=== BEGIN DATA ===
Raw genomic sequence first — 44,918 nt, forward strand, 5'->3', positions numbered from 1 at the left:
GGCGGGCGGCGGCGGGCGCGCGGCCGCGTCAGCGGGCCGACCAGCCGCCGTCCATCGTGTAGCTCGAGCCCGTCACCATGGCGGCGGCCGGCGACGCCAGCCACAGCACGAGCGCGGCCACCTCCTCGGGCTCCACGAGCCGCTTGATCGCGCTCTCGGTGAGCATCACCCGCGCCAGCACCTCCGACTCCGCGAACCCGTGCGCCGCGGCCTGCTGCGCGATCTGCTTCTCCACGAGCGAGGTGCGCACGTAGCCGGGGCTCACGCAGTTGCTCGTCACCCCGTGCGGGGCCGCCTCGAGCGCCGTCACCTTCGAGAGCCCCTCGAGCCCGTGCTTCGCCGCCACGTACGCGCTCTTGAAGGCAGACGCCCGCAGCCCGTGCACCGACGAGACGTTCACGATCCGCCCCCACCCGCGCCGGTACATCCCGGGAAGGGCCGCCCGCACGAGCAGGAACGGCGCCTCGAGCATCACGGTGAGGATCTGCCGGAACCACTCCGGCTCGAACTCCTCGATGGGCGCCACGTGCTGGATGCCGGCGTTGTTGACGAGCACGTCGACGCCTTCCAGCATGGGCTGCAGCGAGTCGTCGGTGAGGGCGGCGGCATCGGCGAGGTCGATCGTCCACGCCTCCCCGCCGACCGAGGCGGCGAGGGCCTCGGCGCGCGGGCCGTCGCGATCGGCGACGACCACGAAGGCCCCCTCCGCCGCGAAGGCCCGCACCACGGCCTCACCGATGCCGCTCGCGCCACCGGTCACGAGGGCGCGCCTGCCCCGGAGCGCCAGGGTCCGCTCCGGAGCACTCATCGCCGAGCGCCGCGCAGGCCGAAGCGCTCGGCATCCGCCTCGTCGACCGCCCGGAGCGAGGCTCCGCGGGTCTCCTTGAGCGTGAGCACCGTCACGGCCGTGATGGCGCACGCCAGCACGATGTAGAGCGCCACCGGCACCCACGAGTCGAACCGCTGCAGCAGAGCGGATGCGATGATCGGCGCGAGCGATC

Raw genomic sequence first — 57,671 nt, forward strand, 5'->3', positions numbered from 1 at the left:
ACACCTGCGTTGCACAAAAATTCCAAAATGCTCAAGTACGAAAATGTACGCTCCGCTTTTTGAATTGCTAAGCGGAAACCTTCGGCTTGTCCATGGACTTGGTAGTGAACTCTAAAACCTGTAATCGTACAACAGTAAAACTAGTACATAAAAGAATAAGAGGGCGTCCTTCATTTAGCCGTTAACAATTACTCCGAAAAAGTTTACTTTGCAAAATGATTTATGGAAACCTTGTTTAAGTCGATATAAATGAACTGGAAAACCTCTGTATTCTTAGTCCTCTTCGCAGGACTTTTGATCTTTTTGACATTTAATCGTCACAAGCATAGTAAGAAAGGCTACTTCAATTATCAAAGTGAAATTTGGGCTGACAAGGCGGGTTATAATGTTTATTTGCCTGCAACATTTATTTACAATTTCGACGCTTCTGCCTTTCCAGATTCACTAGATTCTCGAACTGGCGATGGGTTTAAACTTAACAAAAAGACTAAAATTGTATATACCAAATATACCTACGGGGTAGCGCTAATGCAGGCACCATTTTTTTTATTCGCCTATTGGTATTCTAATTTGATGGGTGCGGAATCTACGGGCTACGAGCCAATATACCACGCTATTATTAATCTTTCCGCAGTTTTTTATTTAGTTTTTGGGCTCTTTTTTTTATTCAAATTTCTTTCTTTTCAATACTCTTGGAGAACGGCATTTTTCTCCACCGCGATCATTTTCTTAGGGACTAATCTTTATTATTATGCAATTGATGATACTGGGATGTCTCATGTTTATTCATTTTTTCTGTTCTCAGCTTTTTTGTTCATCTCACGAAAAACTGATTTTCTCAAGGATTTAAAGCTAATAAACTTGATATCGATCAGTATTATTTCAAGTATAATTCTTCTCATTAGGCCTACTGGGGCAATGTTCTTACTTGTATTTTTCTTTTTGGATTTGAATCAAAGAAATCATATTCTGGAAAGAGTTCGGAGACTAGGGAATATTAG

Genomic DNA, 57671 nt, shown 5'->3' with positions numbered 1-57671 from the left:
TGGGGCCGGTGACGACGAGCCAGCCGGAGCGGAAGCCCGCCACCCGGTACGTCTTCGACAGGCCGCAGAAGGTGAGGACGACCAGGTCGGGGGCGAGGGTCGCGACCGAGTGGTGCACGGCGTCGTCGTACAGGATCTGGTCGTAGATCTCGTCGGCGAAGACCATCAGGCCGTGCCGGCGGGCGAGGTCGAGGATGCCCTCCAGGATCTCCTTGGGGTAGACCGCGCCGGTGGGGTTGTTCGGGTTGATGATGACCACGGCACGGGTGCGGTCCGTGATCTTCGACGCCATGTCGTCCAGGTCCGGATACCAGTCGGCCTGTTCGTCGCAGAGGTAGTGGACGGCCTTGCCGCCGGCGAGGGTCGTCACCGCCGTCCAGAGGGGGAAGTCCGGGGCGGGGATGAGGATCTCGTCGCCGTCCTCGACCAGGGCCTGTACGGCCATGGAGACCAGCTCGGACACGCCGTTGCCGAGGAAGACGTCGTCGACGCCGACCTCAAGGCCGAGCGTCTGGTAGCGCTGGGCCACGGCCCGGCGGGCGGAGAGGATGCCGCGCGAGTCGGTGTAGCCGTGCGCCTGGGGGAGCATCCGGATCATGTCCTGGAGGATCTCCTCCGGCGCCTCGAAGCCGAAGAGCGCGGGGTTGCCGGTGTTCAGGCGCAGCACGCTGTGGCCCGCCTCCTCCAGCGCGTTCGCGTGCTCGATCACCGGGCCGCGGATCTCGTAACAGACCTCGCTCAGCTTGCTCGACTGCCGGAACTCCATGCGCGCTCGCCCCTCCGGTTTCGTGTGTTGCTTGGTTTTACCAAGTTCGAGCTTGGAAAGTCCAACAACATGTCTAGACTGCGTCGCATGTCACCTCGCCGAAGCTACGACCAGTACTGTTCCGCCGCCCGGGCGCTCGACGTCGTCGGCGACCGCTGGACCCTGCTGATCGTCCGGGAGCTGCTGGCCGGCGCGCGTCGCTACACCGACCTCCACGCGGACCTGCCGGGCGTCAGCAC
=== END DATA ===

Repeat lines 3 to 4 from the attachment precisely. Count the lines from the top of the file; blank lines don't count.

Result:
Raw genomic sequence first — 57,671 nt, forward strand, 5'->3', positions numbered from 1 at the left:
ACACCTGCGTTGCACAAAAATTCCAAAATGCTCAAGTACGAAAATGTACGCTCCGCTTTTTGAATTGCTAAGCGGAAACCTTCGGCTTGTCCATGGACTTGGTAGTGAACTCTAAAACCTGTAATCGTACAACAGTAAAACTAGTACATAAAAGAATAAGAGGGCGTCCTTCATTTAGCCGTTAACAATTACTCCGAAAAAGTTTACTTTGCAAAATGATTTATGGAAACCTTGTTTAAGTCGATATAAATGAACTGGAAAACCTCTGTATTCTTAGTCCTCTTCGCAGGACTTTTGATCTTTTTGACATTTAATCGTCACAAGCATAGTAAGAAAGGCTACTTCAATTATCAAAGTGAAATTTGGGCTGACAAGGCGGGTTATAATGTTTATTTGCCTGCAACATTTATTTACAATTTCGACGCTTCTGCCTTTCCAGATTCACTAGATTCTCGAACTGGCGATGGGTTTAAACTTAACAAAAAGACTAAAATTGTATATACCAAATATACCTACGGGGTAGCGCTAATGCAGGCACCATTTTTTTTATTCGCCTATTGGTATTCTAATTTGATGGGTGCGGAATCTACGGGCTACGAGCCAATATACCACGCTATTATTAATCTTTCCGCAGTTTTTTATTTAGTTTTTGGGCTCTTTTTTTTATTCAAATTTCTTTCTTTTCAATACTCTTGGAGAACGGCATTTTTCTCCACCGCGATCATTTTCTTAGGGACTAATCTTTATTATTATGCAATTGATGATACTGGGATGTCTCATGTTTATTCATTTTTTCTGTTCTCAGCTTTTTTGTTCATCTCACGAAAAACTGATTTTCTCAAGGATTTAAAGCTAATAAACTTGATATCGATCAGTATTATTTCAAGTATAATTCTTCTCATTAGGCCTACTGGGGCAATGTTCTTACTTGTATTTTTCTTTTTGGATTTGAATCAAAGAAATCATATTCTGGAAAGAGTTCGGAGACTAGGGAATATTAG